A total of 400 patients were randomly allocated in a 1:1 ratio to ICM implantation and remote monitoring or conventional follow-up. The monitor was implanted subcutaneously using a minimally invasive procedure and a telemonitoring system transmitted a daily report to an ICM core lab. Local study centers were informed about detection of serious arrhythmic events by the ICM core lab.

The primary endpoint was time to detection of serious arrhythmic events, which included atrial fibrillation lasting 6 minutes or longer, higher-degree atrioventricular block, fast non-sustained ventricular tachycardia (VT), and sustained VT/ventricular fibrillation.  

“All arrhythmias included in the primary composite endpoint have been associated with poor outcomes or would trigger appropriate therapies in patients with an implantable cardioverter defibrillator (ICD),” explained principal investigator Professor Axel Bauer of the Medical University of Innsbruck, Austria.

During a median follow-up of 21 months, the primary endpoint occurred in 60 (29.9%) patients in the ICM group and 12 (6.0%) patients in the control group (hazard ratio [HR] 6.3; 95% confidence interval [CI] 3.4–11.8; p<0.0001). The cumulative 3-year detection rate of serious arrhythmic events was 41.2% in the ICM group compared to 10.7% in the control group.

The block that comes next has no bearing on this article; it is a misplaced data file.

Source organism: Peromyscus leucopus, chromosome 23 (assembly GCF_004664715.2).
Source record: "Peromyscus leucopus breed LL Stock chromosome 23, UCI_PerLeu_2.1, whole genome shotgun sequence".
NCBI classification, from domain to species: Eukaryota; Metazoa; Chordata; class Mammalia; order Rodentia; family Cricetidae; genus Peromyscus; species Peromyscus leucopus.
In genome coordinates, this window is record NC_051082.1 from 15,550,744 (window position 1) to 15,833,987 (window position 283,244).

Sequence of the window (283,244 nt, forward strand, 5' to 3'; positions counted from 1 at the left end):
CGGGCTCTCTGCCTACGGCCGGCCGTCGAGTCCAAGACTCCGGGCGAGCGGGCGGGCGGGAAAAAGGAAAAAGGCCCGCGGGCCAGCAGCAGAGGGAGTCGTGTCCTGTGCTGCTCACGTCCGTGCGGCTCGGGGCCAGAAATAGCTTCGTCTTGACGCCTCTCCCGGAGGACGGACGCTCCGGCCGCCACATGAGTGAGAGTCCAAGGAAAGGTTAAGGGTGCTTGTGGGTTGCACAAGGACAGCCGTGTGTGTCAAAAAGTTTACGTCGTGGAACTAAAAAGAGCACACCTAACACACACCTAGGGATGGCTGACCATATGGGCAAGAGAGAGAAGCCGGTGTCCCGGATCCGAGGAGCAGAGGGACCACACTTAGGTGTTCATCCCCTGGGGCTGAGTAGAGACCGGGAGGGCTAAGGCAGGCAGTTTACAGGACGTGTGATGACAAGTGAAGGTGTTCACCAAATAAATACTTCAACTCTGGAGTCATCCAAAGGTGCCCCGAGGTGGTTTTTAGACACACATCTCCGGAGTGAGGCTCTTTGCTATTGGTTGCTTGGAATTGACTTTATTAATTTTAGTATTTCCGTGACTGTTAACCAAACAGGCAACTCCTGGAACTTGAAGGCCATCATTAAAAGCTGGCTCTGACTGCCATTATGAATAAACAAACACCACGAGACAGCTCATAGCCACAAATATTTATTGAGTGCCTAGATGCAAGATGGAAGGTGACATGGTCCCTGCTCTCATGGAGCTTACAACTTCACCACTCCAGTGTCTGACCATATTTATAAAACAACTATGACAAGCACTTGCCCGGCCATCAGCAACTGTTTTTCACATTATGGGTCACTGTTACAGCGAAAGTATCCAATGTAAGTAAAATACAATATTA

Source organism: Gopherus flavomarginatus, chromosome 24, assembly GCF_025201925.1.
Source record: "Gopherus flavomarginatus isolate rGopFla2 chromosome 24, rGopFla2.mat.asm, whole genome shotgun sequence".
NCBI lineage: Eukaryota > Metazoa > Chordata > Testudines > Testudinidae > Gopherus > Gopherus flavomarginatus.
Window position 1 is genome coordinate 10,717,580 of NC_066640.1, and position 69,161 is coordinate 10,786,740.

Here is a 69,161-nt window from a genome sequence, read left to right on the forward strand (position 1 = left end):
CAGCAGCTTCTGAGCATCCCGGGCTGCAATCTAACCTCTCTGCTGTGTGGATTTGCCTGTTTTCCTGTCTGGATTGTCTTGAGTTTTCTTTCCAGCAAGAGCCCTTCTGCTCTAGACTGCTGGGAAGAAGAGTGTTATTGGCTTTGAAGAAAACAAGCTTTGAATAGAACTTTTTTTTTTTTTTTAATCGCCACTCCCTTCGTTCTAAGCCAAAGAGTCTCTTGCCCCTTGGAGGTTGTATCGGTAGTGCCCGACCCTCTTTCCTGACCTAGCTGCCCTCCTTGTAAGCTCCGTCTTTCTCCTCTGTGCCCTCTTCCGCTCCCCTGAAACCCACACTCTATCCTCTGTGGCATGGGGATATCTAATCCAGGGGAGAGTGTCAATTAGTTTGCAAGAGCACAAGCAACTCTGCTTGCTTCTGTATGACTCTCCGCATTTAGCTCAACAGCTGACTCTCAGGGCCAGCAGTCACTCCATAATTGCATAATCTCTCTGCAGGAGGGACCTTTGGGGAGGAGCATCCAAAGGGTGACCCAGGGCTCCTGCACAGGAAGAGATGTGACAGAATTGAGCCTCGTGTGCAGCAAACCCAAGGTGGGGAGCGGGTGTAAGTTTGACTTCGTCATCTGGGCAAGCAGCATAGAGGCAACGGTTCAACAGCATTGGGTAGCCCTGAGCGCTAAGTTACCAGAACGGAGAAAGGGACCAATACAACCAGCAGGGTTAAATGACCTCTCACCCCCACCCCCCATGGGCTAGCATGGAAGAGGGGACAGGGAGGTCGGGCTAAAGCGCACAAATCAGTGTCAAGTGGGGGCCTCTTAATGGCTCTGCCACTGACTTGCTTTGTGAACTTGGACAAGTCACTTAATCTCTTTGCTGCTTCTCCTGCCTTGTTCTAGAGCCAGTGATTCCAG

Secondary endpoints included major adverse cardiac and cerebrovascular events (MACCE; cardiovascular mortality, stroke, systemic arterial thromboembolism and unplanned hospitalization for decompensated heart failure). Detection of serious arrhythmic events strongly predicted subsequent MACCE in both the ICM group (HR 6.8; 95% CI 2.9–16.2; p<0.001) and the control group (HR 7.3; 95% CI 2.4–22.8; p<0.001).

Professor Bauer noted that the prognostic impact of serious arrhythmic events was not related to the mode of detection, as the positive predictive accuracies were 61% and 62% in the ICM and control groups, respectively (p=0.990). 

“The important difference was the sensitivity in detection, which was three times higher in the ICM group (61% vs. 20%; p=0.007). This means that adverse outcomes were three times more likely to be detected early in the ICM group,” Bauer said.

An increased number of diagnostic and therapeutic measures were observed in the ICM group, including implantation of ICDs or pacemakers, electrophysiological studies, catheter ablations, and initiation of oral anticoagulation. These measures were administered by treating physicians at their own discretion but in accordance with applicable guidelines.